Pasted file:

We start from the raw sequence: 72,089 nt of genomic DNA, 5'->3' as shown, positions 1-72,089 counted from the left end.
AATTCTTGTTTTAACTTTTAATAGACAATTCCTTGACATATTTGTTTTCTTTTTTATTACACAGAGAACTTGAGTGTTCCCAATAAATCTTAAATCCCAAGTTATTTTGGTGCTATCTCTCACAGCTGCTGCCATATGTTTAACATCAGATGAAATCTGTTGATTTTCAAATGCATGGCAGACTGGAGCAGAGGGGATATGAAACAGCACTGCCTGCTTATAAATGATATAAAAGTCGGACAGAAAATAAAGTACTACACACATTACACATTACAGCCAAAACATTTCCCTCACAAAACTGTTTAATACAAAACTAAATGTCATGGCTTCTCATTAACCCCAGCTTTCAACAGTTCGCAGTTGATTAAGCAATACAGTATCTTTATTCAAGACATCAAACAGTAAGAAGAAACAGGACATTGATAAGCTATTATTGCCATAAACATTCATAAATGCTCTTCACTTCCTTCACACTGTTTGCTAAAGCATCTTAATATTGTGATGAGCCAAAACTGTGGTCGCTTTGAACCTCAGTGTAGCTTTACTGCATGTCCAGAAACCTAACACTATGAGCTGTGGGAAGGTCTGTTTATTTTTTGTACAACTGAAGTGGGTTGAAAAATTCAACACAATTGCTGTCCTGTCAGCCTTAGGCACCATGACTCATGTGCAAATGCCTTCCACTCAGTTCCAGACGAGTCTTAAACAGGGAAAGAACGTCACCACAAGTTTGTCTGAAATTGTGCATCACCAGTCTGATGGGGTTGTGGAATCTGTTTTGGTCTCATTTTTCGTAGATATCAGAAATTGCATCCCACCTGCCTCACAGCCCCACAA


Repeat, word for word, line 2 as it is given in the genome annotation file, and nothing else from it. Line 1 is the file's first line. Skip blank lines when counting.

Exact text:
AATTCTTGTTTTAACTTTTAATAGACAATTCCTTGACATATTTGTTTTCTTTTTTATTACACAGAGAACTTGAGTGTTCCCAATAAATCTTAAATCCCAAGTTATTTTGGTGCTATCTCTCACAGCTGCTGCCATATGTTTAACATCAGATGAAATCTGTTGATTTTCAAATGCATGGCAGACTGGAGCAGAGGGGATATGAAACAGCACTGCCTGCTTATAAATGATATAAAAGTCGGACAGAAAATAAAGTACTACACACATTACACATTACAGCCAAAACATTTCCCTCACAAAACTGTTTAATACAAAACTAAATGTCATGGCTTCTCATTAACCCCAGCTTTCAACAGTTCGCAGTTGATTAAGCAATACAGTATCTTTATTCAAGACATCAAACAGTAAGAAGAAACAGGACATTGATAAGCTATTATTGCCATAAACATTCATAAATGCTCTTCACTTCCTTCACACTGTTTGCTAAAGCATCTTAATATTGTGATGAGCCAAAACTGTGGTCGCTTTGAACCTCAGTGTAGCTTTACTGCATGTCCAGAAACCTAACACTATGAGCTGTGGGAAGGTCTGTTTATTTTTTGTACAACTGAAGTGGGTTGAAAAATTCAACACAATTGCTGTCCTGTCAGCCTTAGGCACCATGACTCATGTGCAAATGCCTTCCACTCAGTTCCAGACGAGTCTTAAACAGGGAAAGAACGTCACCACAAGTTTGTCTGAAATTGTGCATCACCAGTCTGATGGGGTTGTGGAATCTGTTTTGGTCTCATTTTTCGTAGATATCAGAAATTGCATCCCACCTGCCTCACAGCCCCACAA